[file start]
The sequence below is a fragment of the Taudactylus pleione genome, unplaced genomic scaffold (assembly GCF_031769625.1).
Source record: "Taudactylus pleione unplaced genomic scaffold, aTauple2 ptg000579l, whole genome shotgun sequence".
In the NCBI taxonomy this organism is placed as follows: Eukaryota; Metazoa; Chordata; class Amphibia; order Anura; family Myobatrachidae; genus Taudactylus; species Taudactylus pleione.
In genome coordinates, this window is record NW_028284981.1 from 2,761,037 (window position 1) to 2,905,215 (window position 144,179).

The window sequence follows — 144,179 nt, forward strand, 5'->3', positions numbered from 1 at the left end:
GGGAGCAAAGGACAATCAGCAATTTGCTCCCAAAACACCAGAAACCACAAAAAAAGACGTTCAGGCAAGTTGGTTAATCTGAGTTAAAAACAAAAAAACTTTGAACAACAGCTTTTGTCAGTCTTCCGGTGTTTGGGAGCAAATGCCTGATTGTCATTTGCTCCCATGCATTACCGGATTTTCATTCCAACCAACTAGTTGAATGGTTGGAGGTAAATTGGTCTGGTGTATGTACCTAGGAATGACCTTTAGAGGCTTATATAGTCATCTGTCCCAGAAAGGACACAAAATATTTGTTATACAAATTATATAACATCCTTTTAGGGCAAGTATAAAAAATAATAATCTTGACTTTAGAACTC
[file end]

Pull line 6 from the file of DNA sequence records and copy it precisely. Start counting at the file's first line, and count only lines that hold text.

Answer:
GGGAGCAAAGGACAATCAGCAATTTGCTCCCAAAACACCAGAAACCACAAAAAAAGACGTTCAGGCAAGTTGGTTAATCTGAGTTAAAAACAAAAAAACTTTGAACAACAGCTTTTGTCAGTCTTCCGGTGTTTGGGAGCAAATGCCTGATTGTCATTTGCTCCCATGCATTACCGGATTTTCATTCCAACCAACTAGTTGAATGGTTGGAGGTAAATTGGTCTGGTGTATGTACCTAGGAATGACCTTTAGAGGCTTATATAGTCATCTGTCCCAGAAAGGACACAAAATATTTGTTATACAAATTATATAACATCCTTTTAGGGCAAGTATAAAAAATAATAATCTTGACTTTAGAACTC